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National Aquatic Resource Surveys

Indicators: Cyanobacteria

What are cyanobacteria?

Cyanobacteria, also referred to as blue-green algae, naturally occur in all freshwater ecosystems. However, too many nutrients such as phosphorus and nitrogen in the waterway can result in conditions that lead to cyanobacterial blooms. These blooms can often be identified as floating mats of bad-smelling, decaying and gelatinous scum.

Algal bloom in Lake Binder, Iowa. Photo: Dr. Jennifer Graham, USGS.

Why is it important to evaluate cyanobacteria?

When cyanobacteria degrade, they may release algal toxins that can be harmful to aquatic and human life. One such algal toxin (also known as a cyanotoxin) is microcystin.  Although there are relatively few documented cases of severe human health effects, exposure to cyanobacteria or their toxins may produce allergic reactions such as skin rashes, eye irritations, respiratory symptoms, and in some cases gastroenteritis, liver and kidney failure or death. The most likely pathway to exposure for humans is through accidental ingestion or inhalation during recreational activities in the waterbody.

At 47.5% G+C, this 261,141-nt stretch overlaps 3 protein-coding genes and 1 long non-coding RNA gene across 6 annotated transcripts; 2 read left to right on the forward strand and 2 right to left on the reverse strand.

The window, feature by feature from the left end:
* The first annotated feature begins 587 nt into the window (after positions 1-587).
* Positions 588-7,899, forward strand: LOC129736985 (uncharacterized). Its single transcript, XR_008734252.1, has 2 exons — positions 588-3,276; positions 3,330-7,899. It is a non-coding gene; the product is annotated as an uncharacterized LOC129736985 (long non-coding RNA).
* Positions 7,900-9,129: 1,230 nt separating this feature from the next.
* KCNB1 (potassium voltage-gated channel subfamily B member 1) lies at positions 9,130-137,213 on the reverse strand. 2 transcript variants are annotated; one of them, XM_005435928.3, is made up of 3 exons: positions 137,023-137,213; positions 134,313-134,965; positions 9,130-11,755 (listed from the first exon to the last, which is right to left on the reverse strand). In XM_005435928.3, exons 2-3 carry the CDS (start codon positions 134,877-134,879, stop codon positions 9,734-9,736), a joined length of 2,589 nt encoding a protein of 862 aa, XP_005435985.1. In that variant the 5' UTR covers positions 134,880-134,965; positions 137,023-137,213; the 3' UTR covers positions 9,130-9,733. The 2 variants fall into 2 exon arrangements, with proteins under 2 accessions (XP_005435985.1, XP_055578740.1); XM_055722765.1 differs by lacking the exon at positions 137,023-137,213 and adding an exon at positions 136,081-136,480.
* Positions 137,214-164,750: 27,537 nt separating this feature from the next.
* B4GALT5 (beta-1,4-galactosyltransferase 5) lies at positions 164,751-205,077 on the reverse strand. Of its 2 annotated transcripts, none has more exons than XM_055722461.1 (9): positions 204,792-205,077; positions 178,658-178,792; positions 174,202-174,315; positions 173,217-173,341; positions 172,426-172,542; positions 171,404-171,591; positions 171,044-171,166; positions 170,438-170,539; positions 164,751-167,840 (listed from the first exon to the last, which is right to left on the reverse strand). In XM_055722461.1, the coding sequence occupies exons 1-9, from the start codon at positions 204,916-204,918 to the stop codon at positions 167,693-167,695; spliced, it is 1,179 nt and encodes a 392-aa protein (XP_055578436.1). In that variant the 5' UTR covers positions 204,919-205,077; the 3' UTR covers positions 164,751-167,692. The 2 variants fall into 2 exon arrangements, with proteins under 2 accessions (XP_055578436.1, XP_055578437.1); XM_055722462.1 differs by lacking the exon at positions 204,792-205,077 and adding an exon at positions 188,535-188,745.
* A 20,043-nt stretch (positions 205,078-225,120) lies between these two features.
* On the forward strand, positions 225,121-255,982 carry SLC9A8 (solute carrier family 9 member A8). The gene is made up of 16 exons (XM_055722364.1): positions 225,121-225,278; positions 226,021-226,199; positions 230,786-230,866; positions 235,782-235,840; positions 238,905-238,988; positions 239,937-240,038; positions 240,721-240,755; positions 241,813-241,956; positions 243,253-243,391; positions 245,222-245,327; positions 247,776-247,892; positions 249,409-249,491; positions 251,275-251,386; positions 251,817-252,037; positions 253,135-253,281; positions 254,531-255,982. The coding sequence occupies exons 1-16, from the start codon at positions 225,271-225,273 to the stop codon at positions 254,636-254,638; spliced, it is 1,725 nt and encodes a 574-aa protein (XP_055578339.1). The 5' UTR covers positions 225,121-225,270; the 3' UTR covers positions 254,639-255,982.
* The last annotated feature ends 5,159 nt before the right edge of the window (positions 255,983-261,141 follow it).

What can cyanobacteria tell us about the condition of water?

Cyanobacteria can tell us about how safe a waterbody is for recreational use. When high levels of cyanobacteria are present in a waterbody, the biological condition of the water resource may also be degraded, as the condition that allows for cyanobacterial growth is typically high in nutrients and low in dissolved oxygen. Large cyanobacteria blooms may also affect benthic macroinvertebrates and submerged aquatic plants due to decreased light penetration.